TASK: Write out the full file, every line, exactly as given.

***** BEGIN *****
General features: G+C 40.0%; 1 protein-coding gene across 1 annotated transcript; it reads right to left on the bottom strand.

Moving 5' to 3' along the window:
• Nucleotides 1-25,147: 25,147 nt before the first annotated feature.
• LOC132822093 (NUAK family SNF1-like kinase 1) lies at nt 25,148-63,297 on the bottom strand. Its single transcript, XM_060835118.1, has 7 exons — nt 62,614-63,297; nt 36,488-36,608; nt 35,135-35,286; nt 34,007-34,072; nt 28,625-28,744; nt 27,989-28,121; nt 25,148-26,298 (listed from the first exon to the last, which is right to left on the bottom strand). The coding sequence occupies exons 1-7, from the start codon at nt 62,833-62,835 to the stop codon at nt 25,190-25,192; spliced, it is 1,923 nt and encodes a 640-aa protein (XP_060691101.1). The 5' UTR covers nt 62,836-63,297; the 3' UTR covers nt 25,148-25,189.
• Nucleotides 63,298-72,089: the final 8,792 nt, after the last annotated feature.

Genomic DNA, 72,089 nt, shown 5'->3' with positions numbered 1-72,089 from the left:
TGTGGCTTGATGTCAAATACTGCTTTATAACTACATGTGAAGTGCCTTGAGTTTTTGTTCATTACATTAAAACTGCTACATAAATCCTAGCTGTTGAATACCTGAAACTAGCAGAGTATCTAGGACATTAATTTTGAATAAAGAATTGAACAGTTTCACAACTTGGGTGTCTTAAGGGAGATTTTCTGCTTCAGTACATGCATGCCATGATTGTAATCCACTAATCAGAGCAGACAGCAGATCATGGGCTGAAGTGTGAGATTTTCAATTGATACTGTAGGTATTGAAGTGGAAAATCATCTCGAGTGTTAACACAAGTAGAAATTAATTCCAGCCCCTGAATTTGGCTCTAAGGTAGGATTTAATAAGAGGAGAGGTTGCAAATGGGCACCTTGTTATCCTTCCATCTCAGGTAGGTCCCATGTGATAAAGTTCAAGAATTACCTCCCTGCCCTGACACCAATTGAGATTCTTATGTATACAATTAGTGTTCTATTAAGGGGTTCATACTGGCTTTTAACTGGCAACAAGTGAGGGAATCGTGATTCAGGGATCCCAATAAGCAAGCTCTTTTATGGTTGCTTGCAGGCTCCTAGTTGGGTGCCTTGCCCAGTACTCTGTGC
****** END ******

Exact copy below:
General features: G+C 40.0%; 1 protein-coding gene across 1 annotated transcript; it reads right to left on the bottom strand.

Moving 5' to 3' along the window:
• Nucleotides 1-25,147: 25,147 nt before the first annotated feature.
• LOC132822093 (NUAK family SNF1-like kinase 1) lies at nt 25,148-63,297 on the bottom strand. Its single transcript, XM_060835118.1, has 7 exons — nt 62,614-63,297; nt 36,488-36,608; nt 35,135-35,286; nt 34,007-34,072; nt 28,625-28,744; nt 27,989-28,121; nt 25,148-26,298 (listed from the first exon to the last, which is right to left on the bottom strand). The coding sequence occupies exons 1-7, from the start codon at nt 62,833-62,835 to the stop codon at nt 25,190-25,192; spliced, it is 1,923 nt and encodes a 640-aa protein (XP_060691101.1). The 5' UTR covers nt 62,836-63,297; the 3' UTR covers nt 25,148-25,189.
• Nucleotides 63,298-72,089: the final 8,792 nt, after the last annotated feature.

Genomic DNA, 72,089 nt, shown 5'->3' with positions numbered 1-72,089 from the left:
TGTGGCTTGATGTCAAATACTGCTTTATAACTACATGTGAAGTGCCTTGAGTTTTTGTTCATTACATTAAAACTGCTACATAAATCCTAGCTGTTGAATACCTGAAACTAGCAGAGTATCTAGGACATTAATTTTGAATAAAGAATTGAACAGTTTCACAACTTGGGTGTCTTAAGGGAGATTTTCTGCTTCAGTACATGCATGCCATGATTGTAATCCACTAATCAGAGCAGACAGCAGATCATGGGCTGAAGTGTGAGATTTTCAATTGATACTGTAGGTATTGAAGTGGAAAATCATCTCGAGTGTTAACACAAGTAGAAATTAATTCCAGCCCCTGAATTTGGCTCTAAGGTAGGATTTAATAAGAGGAGAGGTTGCAAATGGGCACCTTGTTATCCTTCCATCTCAGGTAGGTCCCATGTGATAAAGTTCAAGAATTACCTCCCTGCCCTGACACCAATTGAGATTCTTATGTATACAATTAGTGTTCTATTAAGGGGTTCATACTGGCTTTTAACTGGCAACAAGTGAGGGAATCGTGATTCAGGGATCCCAATAAGCAAGCTCTTTTATGGTTGCTTGCAGGCTCCTAGTTGGGTGCCTTGCCCAGTACTCTGTGC